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Observed emergence of the climate change signal: from the familiar to the unknown
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  • Ed Hawkins,
  • David John Frame,
  • Luke James Harrington,
  • Manoj Joshi,
  • Andrew David King,
  • Maisa Rojas,
  • Rowan T Sutton
Ed Hawkins
University of Reading

Corresponding Author:e.hawkins@reading.ac.uk

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David John Frame
Victoria University of Wellington
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Luke James Harrington
Environmental Change Institute
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Manoj Joshi
University of East Anglia
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Andrew David King
University of Melbourne
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Maisa Rojas
Universidad de Chile
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Rowan T Sutton
National Centre for Atmospheric Science, University of Reading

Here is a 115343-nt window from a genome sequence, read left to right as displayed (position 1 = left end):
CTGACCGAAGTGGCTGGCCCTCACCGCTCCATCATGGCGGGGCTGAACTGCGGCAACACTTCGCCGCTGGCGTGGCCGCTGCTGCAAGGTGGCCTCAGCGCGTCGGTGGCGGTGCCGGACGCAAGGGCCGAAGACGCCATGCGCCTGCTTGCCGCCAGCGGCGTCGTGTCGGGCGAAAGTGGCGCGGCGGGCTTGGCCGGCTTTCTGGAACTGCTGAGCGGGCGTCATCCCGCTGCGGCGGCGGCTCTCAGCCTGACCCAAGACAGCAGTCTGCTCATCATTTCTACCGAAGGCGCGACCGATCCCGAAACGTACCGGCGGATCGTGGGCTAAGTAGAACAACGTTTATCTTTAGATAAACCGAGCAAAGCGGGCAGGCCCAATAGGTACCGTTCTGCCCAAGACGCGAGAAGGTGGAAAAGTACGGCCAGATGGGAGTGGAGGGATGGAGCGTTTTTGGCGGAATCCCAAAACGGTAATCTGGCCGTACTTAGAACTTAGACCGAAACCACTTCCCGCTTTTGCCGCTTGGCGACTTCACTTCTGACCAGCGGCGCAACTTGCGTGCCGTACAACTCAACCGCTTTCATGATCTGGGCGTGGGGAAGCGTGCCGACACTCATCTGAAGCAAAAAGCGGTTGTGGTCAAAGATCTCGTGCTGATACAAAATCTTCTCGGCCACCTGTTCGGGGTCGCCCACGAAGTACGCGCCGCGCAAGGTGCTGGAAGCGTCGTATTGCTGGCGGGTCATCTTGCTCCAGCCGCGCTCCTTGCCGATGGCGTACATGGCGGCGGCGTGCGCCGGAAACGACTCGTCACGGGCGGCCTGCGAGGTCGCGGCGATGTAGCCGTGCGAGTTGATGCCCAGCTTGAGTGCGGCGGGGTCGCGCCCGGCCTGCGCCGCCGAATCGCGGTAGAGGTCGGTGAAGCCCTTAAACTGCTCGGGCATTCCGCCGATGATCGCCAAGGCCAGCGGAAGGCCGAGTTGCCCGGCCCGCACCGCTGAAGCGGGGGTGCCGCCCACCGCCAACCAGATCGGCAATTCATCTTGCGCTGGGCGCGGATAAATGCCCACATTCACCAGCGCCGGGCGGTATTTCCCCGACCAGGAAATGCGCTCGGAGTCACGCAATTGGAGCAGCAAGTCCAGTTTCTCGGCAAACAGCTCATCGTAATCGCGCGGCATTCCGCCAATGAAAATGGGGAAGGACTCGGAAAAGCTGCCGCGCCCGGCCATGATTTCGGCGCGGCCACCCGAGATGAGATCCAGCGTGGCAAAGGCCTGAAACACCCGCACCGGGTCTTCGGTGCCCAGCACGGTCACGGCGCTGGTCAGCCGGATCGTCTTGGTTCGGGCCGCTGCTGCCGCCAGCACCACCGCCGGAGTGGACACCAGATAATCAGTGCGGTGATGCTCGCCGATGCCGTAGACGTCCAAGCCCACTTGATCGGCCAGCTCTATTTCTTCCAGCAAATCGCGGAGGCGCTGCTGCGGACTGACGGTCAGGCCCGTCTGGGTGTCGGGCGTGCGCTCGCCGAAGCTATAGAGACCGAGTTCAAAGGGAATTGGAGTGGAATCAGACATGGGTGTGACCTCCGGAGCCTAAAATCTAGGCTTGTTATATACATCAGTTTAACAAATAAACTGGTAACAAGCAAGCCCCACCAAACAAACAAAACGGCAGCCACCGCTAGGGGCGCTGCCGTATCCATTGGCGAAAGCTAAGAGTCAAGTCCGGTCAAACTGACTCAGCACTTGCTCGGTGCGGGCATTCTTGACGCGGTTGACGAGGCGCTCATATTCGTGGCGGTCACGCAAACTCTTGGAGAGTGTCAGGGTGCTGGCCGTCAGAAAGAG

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Changes in climate are usually considered in terms of trends or differences over time. However, for many impacts requiring adaptation, it is the amplitude of the change relative to the local amplitude of climate variability which is more relevant. Here, we develop the concept of ‘signal-to-noise’ in observations of local temperature, highlighting that many regions are already experiencing a climate which would be ‘unknown’ by late 19century standards. The emergence of observed temperature changes over both land and ocean is clearest in tropical regions, in contrast to the regions of largest change which are in the northern extra-tropics - broadly consistent with climate model simulations. Significant increases and decreases in rainfall have also already emerged in different regions with the UK experiencing a shift towards more extreme rainfall events, a signal which is emerging more clearly in some places than the changes in mean rainfall.
28 Mar 2020Published in Geophysical Research Letters volume 47 issue 6. 10.1029/2019GL086259